Orchestra’s new series turns the city philharmonic

The Philadelphia Orchestra has always celebrated the diverse culture of the city and that hasn’t changed in the face of the pandemic — it’s just had them think a bit more creatively. Recently, the historic institution started a new virtual series, “Our City, Your Orchestra,” a string of free online concerts performed by small ensembles and recorded without audiences at Black-owned businesses and other “iconic” cultural locations throughout the region.

“We strive to be a diverse, equitable, inclusive Orchestra, dedicated to our communities,” says President and CEO of the Philadelphia Orchestra Matías Tarnopolsky. “This series highlights the people and businesses throughout the region that do remarkable work, but that are struggling right now. We wanted to partner with them and help tell their stories and amplify their missions through music. These performances are available free of charge on our website and Facebook page.”

For this particular series, the Orchestra partnered up with the National Marian Anderson Museum, Harriett’s Bookshop, the Historic Belmont Mansion/Underground Railroad Museum, The Franklin Institute and others. These partnerships were done in a way that not only helps ignite the creative spirit of the city, but also spotlights the organizations being showcased during a time when they need it most.

“It was such a humble blessing for us to be asked to be a part of this wonderful series for the fall season with the Philadelphia Orchestra. Maestro Yannick had already planned something different as part of this year because of everything that the country is going through, and this was a series that he added as a part of the season. We were so honored to be chosen as one of the venues that would feature this partnership and speak to the voice of now and we’re so grateful,” says Jillian Patricia Pirtle, CEO of the National Marian Anderson Museum. “We have been dealing with a lot during our share of this particular 2020 year and the Philadelphia Orchestra was made aware of our plight. When they did know what was going on, they contacted us to state their sincere sorrow for what had been transpiring because they hearken themselves back to the relationships the Philly Orchestra had with Mirian Anderson for years.”

The historic home located in Southwest Center City had to be shut down from the pandemic like many other organizations, and on top of that also had a pipe burst from the old age of the building, which was built in 1857.

“Our partnership with the National Marian Anderson Museum began over the summer. In addition to COVID-19 challenges forcing the museum to close in March, the building suffered severe flooding damage, and we wanted to find a way to help,” explains Tarnopolsky. “During our July 29 HearTOGETHER broadcast featuring a conversation with Vijay Iyer, Afa Dworkin, and Shariq Yosufzai, we included a call to action, asking for donations. The partnership developed from there, and now the museum is one of the first locations for ‘Our City, Your Orchestra.’ From there, we connected with other businesses, cultural, and civic organizations in the region.”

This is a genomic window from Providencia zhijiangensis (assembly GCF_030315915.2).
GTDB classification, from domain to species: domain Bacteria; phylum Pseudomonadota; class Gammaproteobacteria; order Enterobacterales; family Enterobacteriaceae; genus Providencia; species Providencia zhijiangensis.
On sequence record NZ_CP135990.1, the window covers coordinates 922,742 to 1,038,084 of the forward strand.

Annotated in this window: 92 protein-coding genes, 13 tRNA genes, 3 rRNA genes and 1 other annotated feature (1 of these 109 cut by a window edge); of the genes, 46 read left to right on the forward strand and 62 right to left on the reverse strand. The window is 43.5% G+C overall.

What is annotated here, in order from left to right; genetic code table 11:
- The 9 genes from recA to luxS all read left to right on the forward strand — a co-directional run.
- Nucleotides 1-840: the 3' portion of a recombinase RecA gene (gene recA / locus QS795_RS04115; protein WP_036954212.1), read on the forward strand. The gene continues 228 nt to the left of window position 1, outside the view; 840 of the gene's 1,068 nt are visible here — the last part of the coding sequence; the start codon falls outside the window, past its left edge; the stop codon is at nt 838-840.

At this time, there are two performances slotted for the free series at the Franklin Institute on Oct. 26 and the Marian Anderson House Museum on Nov. 2. According to a release, the repertoire is chosen specifically for, and in collaboration with, each location to speak to its unique mission, and interviews with leaders at each venue also help to tell their stories. Performances will be available for free on a weekly basis.

“Through ‘Our City, Your Orchestra,’ we hope to provide that unique sense of community and inspiration so we can unite both inside and outside times as extraordinary as these. Music can provide a sense of joy, comfort, and hope, and we are all in need of those things right now,” says Tarnopolsky. “Our goal is to listen intently, unite purposefully, and respond profoundly to the world around us, and there is no way better to do that than through the transformative power of music. We hope this series will help support and reactivate Philadelphia small businesses and cultural organizations as we slowly and safely begin to reopen. We look forward to continuing to work with these partners going forward, as well.”

Jeff Fusco

Other upcoming performance locations include NextFab, Taller Puertorriqueño, the Woodmere Art Museum, and Project HOME with more locations to be announced. As Tarnopolsky says, this is the first step for some creative relief and also recognition for the businesses that need it most. Anderson holds a similar sentiment to the Orchestra president in terms of seeing the series as a healing power for more than one group.

“We are hoping that the city is on the road to being healed by the music. The arts are a healer and certainly it has been shown through the ups and the downs of the city and our country. Wonderful institutions like the Philadelphia Orchestra continue to provide that beacon of light in dark times,” says Pirtle. “I’m also hoping the city and surrounding counties would embrace the Philadelphia Orchestra and the Mirian Anderson Museum and Historical Society—they are a part of our history, a part of our present and what will be a part of our future. I advocate for our fellow citizens to support the arts in this manner, support the history [because] this programming is vital to who we are as a society and who we are as Philadelphians.”

To learn more information about “Our City, Your Orchestra” visit philorch.org

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